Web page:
I propose a hypothesis that IT workers are surrounded by an electro-magnetic sphere of influence that changes the behaviour in computers. It seems to me that somewhere between 25% and 50% of the time that someone calls me to their desk to help them with their computer, the problem is irreproducable. The business worker will step through the motions of what they did, not a moment before, and then say something along the lines of "And then an error popped up, but it's not doing it now. It must be you. The computer only likes you."
While I'm not superstitious (I don't believe in ghosts or spirits or ESP), perhaps there is some quantum universal force that IT workers have become attuned to that follows them around, much like an aura. If we could just have some way of bottling this force, we could perhaps sell little pieces of it in the form of trouble-tickets. You would buy them in small packets from Best Buy or NewEgg. Each packet would contain just enough aura to be used for one trouble call. And with a 25% - 50% success rate (I need to keep better track), I think the packets would do even better than some junior IT personnel.
Of course, the real mechanism behind the aura is almost definitely related to the same force that works in Rubber Duck Debugging. Rubber Duck Debugging as defined by Network Dictionary:
As found at http://lists.ethernal.org/oldarchives/cantlug-0211/msg00174.html
We called it the Rubber Duck method of debugging. It goes like this:
1) Beg, borrow, steal, buy, fabricate or otherwise obtain a rubber duck (bathtub variety)
2) Place rubber duck on desk and inform it you are just going to go over some code with it, if that's all right.
3) Explain to the duck what you code is supposed to do, and then go into detail and explain things line by line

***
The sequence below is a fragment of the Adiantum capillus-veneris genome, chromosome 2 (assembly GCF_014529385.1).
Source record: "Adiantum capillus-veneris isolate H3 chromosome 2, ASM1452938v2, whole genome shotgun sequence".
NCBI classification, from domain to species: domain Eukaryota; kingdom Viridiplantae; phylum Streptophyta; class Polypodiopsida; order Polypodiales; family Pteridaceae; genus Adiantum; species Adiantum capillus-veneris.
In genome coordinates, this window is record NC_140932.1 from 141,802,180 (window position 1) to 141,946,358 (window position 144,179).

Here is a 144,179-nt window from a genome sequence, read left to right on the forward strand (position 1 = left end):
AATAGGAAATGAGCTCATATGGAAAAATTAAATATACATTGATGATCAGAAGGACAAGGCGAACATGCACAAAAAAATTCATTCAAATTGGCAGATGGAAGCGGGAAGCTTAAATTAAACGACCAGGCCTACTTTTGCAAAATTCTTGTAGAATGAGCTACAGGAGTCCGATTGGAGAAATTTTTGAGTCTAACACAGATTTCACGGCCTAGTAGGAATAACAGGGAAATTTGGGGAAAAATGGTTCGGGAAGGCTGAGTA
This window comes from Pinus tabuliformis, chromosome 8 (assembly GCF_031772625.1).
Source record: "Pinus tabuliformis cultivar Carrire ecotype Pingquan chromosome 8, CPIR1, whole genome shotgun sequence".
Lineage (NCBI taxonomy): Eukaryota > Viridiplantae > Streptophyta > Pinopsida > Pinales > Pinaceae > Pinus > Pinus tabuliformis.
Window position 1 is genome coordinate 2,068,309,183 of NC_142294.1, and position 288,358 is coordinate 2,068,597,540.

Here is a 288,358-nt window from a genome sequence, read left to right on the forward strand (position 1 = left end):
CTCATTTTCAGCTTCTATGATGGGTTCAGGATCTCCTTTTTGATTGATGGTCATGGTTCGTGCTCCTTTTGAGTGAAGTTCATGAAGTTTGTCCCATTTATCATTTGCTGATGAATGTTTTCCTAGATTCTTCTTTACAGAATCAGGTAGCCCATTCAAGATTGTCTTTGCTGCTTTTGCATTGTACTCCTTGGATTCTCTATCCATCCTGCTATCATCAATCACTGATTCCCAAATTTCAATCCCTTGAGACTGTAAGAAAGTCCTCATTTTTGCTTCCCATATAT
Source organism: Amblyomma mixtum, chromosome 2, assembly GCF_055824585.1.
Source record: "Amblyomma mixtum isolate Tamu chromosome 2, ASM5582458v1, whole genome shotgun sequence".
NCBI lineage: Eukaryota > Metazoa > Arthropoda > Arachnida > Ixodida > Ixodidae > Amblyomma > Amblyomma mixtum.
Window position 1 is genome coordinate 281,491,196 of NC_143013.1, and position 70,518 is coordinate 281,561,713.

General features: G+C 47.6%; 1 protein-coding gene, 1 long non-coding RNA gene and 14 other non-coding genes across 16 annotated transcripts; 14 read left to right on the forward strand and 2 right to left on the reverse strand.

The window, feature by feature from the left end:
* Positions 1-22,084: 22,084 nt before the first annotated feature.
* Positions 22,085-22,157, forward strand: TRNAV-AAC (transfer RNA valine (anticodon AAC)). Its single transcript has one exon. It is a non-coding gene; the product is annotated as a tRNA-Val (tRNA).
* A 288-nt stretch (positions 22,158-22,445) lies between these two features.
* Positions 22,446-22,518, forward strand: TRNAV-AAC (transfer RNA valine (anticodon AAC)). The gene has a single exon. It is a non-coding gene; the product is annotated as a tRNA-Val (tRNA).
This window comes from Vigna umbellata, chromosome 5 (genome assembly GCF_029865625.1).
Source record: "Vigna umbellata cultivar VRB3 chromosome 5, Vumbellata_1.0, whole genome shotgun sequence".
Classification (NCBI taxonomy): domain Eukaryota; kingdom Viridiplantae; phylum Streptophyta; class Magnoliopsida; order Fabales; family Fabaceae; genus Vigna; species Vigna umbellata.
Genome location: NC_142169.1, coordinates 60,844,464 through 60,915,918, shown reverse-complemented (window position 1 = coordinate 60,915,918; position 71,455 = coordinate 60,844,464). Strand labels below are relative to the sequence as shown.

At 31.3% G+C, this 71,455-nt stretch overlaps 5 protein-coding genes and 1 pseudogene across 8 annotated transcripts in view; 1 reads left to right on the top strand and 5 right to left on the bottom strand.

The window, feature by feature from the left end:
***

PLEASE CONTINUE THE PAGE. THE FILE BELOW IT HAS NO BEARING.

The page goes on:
4) At some point you will tell the duck what you are doing next and then realise that that is not in fact what you are actually doing. The duck will sit there serenely, happy in the knowledge that it has helped you on your way.
Works every time. Actually, if you don't have a rubber duck you could at a pinch ask a fellow programmer or engineer to sit in.
And don't you feel foolish......
when, after hours or days of banging away and being completely stumped by something. Then you walk someone else through a problem, and you facepalm and realise EXACTLY WHERE the freaking problem was.
You blush, you mutter and say, thanks for the help. They look at you like you are an idiot and walk away grumbling.
AM I RIGHT ?
You see, we humans are stubborn believers in the infallibility of our own minds, and it isn't until we share our thoughts with others that we see how rife they are with innacuracies and false memories. But this is what makes things like magnet medical therapy devices and ear candles sell so well. It's time for us IT workers to get our share of that pie. I'm off to design some product packaging....and think up some ways to sell 'New, Improved' versions of IT Aura.